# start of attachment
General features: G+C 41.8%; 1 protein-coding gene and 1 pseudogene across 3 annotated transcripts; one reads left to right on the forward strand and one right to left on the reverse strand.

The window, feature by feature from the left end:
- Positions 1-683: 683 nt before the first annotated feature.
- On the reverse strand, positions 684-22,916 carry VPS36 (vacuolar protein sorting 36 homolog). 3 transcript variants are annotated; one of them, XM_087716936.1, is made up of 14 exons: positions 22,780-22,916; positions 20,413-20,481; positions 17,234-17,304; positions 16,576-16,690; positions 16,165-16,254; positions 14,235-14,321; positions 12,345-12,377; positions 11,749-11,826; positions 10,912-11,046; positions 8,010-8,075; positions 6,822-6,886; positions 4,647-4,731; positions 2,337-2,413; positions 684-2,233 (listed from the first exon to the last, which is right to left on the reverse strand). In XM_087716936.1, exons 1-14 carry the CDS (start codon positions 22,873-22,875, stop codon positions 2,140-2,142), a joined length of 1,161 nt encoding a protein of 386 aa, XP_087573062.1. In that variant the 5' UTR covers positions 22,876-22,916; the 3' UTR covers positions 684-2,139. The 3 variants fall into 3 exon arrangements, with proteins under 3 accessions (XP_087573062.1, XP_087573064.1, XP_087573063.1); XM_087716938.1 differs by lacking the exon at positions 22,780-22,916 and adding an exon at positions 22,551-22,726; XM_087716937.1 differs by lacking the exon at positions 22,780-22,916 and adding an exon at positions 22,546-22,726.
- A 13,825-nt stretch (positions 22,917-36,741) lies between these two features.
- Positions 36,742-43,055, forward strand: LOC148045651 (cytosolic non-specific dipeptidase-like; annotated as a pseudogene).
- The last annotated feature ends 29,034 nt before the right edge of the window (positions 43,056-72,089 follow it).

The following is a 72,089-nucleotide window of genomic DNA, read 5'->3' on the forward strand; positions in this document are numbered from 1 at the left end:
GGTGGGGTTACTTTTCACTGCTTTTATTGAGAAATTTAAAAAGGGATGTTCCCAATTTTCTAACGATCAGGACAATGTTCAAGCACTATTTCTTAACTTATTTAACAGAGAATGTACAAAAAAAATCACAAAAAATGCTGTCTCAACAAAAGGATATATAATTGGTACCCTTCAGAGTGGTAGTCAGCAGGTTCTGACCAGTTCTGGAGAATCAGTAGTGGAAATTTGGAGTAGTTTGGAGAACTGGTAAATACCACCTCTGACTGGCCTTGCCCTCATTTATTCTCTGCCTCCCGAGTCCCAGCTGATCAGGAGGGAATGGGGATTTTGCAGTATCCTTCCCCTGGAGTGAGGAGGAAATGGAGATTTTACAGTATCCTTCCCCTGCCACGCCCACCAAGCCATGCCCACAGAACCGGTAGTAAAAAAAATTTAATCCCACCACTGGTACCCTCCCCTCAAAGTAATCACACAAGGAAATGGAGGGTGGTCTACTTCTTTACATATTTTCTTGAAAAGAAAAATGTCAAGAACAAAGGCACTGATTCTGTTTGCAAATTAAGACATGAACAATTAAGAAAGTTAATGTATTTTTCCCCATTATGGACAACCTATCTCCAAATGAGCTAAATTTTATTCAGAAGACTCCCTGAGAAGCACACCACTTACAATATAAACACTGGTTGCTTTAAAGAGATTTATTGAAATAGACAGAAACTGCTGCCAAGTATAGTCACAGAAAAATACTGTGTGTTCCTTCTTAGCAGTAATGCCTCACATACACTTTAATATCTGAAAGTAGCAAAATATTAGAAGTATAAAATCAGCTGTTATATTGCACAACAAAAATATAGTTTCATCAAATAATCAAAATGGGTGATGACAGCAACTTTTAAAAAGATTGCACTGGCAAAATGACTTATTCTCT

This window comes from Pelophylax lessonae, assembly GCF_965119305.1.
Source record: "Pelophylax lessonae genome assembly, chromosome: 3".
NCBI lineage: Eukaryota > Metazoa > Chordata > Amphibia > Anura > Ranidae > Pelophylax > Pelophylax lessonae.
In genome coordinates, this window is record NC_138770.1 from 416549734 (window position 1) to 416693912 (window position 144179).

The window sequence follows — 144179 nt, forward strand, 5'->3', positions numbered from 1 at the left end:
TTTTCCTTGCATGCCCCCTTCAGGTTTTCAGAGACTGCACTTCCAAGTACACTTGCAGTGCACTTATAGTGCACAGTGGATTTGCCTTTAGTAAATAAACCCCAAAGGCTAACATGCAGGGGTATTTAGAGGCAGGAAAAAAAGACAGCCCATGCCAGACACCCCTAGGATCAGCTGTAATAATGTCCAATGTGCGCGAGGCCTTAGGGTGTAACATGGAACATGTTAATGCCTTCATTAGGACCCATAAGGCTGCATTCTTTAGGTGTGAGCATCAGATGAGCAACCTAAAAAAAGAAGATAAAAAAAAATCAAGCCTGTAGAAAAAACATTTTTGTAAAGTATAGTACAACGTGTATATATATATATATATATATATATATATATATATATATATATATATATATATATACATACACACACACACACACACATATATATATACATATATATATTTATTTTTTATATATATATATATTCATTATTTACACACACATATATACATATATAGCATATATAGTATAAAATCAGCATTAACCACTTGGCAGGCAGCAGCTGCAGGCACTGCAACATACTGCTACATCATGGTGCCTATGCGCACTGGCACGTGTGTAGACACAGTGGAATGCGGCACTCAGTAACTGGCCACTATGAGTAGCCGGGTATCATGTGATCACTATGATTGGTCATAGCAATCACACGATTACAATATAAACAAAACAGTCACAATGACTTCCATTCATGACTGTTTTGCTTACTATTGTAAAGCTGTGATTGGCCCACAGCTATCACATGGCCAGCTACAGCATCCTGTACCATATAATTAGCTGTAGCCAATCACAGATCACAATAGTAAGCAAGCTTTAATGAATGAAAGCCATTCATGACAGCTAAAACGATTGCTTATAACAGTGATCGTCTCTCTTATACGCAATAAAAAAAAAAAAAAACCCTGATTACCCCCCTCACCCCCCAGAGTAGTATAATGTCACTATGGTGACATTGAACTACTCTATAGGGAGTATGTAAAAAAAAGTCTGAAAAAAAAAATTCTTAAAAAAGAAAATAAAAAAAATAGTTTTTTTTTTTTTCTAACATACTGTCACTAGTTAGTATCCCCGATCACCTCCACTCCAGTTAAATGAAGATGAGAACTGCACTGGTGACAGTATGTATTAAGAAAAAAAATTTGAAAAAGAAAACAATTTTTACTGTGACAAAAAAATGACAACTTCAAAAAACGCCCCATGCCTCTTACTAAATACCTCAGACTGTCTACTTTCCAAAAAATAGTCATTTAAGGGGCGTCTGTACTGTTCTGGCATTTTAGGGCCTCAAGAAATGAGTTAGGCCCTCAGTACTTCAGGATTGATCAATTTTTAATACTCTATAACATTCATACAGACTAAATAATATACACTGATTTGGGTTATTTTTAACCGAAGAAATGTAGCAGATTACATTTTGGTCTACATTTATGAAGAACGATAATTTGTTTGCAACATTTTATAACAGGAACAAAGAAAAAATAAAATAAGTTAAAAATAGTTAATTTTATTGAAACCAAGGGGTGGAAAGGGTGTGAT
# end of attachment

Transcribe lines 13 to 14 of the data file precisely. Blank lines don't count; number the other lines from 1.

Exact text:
In genome coordinates, this window is record NC_138770.1 from 416549734 (window position 1) to 416693912 (window position 144179).

The window sequence follows — 144179 nt, forward strand, 5'->3', positions numbered from 1 at the left end: